Iconix Phishing Protection

A couple days ago I received email from Paypal titled “New PayPal Plug-In – Shop anywhere online.” That struck me as kind of suspicious so I looked at the mail headers. The headers showed the message did originate with Paypal’s servers, and more importantly it contained a domain key (DKIM). According to Wikipedia, “DomainKeys is an e-mail authentication system designed to verify the DNS domain of an e-mail sender and the message integrity” through the use of a cryptographic hash.
If I had to dive into the headers to determine the message validity, how would the normal user do? Are there mail clients that would have automatically verified DomainKeys and SPF for me?
A quick Google found a product called Iconix. Iconix works with Outlook, Outlook Express and a bunch of webmail providers (No Thunderbird support) to take the guesswork out of which messages are real.
Once installed, Iconix looks at SPF/SenderID and DomainKeys to determine message authenticity. Next it looks at message identification- this is a list of companies that have paid Iconix and registered with them. If both are verified, then the message’s “display From” will be altered to present a logo of the sending organizations choosing. This allows recipients to tell at a glance that the message is from who it says it is.
Iconix at first appeared to be a great solution. Its been reviewed in several trade publications. I didn’t immediately find anyone disparaging them online. Iconix is installed software. As such you do wonder a bit about privacy and security implications. Their FAQ does say that the sender’s email address is sent to Iconix.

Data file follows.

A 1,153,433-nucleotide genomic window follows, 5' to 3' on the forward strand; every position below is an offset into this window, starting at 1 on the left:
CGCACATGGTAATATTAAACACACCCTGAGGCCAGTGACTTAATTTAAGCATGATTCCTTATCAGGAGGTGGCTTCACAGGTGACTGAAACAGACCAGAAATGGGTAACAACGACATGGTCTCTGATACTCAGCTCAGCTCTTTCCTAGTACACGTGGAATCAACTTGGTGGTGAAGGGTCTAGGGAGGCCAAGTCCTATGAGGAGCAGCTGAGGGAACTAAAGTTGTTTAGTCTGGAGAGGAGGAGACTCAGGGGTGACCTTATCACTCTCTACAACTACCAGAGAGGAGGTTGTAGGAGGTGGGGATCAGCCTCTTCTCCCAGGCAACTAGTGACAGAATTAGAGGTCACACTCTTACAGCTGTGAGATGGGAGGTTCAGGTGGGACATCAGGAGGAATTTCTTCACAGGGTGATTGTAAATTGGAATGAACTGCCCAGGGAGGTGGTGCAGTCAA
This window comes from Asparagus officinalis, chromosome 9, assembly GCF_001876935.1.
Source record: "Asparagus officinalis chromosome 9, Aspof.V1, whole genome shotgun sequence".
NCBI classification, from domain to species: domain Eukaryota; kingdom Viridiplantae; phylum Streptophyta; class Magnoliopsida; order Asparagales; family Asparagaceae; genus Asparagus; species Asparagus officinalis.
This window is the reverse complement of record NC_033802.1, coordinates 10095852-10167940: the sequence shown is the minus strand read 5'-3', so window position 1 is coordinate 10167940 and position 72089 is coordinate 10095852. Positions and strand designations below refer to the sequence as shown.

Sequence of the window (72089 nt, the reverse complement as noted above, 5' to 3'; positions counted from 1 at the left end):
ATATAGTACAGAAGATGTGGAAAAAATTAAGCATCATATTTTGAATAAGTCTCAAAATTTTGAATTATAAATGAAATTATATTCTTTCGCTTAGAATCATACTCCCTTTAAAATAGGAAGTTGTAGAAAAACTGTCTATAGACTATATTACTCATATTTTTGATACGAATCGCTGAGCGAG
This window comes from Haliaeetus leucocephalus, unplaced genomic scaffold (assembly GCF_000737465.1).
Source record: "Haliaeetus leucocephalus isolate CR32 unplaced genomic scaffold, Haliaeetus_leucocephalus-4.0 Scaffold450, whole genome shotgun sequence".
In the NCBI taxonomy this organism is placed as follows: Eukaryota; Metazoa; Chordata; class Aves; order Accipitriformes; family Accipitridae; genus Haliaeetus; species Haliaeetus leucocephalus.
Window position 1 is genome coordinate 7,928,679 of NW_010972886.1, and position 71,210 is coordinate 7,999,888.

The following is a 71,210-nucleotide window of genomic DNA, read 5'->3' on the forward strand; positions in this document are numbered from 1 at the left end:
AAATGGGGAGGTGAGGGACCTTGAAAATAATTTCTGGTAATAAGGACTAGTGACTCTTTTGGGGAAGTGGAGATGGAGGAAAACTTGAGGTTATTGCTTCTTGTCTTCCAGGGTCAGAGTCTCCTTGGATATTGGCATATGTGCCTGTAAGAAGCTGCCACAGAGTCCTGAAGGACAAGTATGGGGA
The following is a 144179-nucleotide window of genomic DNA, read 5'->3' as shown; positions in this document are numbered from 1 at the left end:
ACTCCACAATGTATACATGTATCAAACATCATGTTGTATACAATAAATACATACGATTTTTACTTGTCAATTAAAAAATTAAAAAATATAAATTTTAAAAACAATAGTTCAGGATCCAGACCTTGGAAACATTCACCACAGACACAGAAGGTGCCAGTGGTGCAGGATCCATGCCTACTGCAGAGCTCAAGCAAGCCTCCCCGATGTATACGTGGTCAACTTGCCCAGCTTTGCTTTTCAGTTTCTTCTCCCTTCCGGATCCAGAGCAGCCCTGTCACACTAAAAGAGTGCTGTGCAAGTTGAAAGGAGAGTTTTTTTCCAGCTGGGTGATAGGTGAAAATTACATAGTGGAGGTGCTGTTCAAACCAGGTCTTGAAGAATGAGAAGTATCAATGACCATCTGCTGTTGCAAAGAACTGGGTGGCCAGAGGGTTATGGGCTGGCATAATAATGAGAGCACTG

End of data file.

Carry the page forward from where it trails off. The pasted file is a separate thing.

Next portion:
The problem is that they only provide this service for the companies that have signed up. I would expect that they could validate the DomainKeys or SPF for anyone using those email technologies. While this product does solve my original question, “how can ma and pa kettle obtain a reasonable level of trust in email”, it only does so for companies that have paid Iconix. That is an extensive list, and it provides better assurance that SPF and DomainKeys alone could.
While Iconix is not available for Thunderbird, there are other solutions that plugin to Thunderbird for SPF and DomainKey validation.
– update – 6/11 – fixed above where I refered to Firefox when I meant Thunderbird. Firefox can be used just like IE in conjunction with Iconix at many webmail providers.

2 Comments

  1. Hi Roger,
    Nice blog, thanks for the write up of Iconix!
    Couple of notes:
    1. We actually do support Firefox (versions 1.5, 2.0 and soon 3.0). Perhaps you were talking about lack of support for Thunderbird since you mentioned that at the end of your blog as well?
    2. We currently mark messages for over 500 companies. The current list of companies intersects a lot of consumer’s inboxes today. Look to see this list grow by the thousands soon!
    3. We chose not to display authentication results alone as that can be deceiving. Bad guys can just as easily authenticate their mail. For instance, a bad guy could register and authenticate the domain http://www.paypalsecure.com and send email as [email protected] and it will pass authentication, because it is actually from that (bad) domain. As a user, you still don’t know if it is actually from the brand PayPal. That is why it is important that we take it a step further and make sure messages are from domains on our list.
    By the way – PayPal, eBay and TrendMicro users are always asking for us to add their favorite company. Anyone can submit by going here: http://www.iconix.com/protectsites.php
    Regards,
    Audian Paxson
    Director, Product Management
    ICONIX, Inc.

  2. Thanks for the read.
    You’re right, I meant Thunderbird not Firefox, I did see you have support for accessing webmail through Firefox. I’ll update that.
    I understand why you’re doing it the way you are. I’d love it if you had a “expert” mode for people who do know what spf and domainkeys are for. I understand that just because its from a authenticated sender (google) that doesn’t mean its not phishing. Some with your example, the spammers did widely adopt spf first. That doesn’t mean spf is broken.
    I like the product. I’m using it and will recommend it to others.

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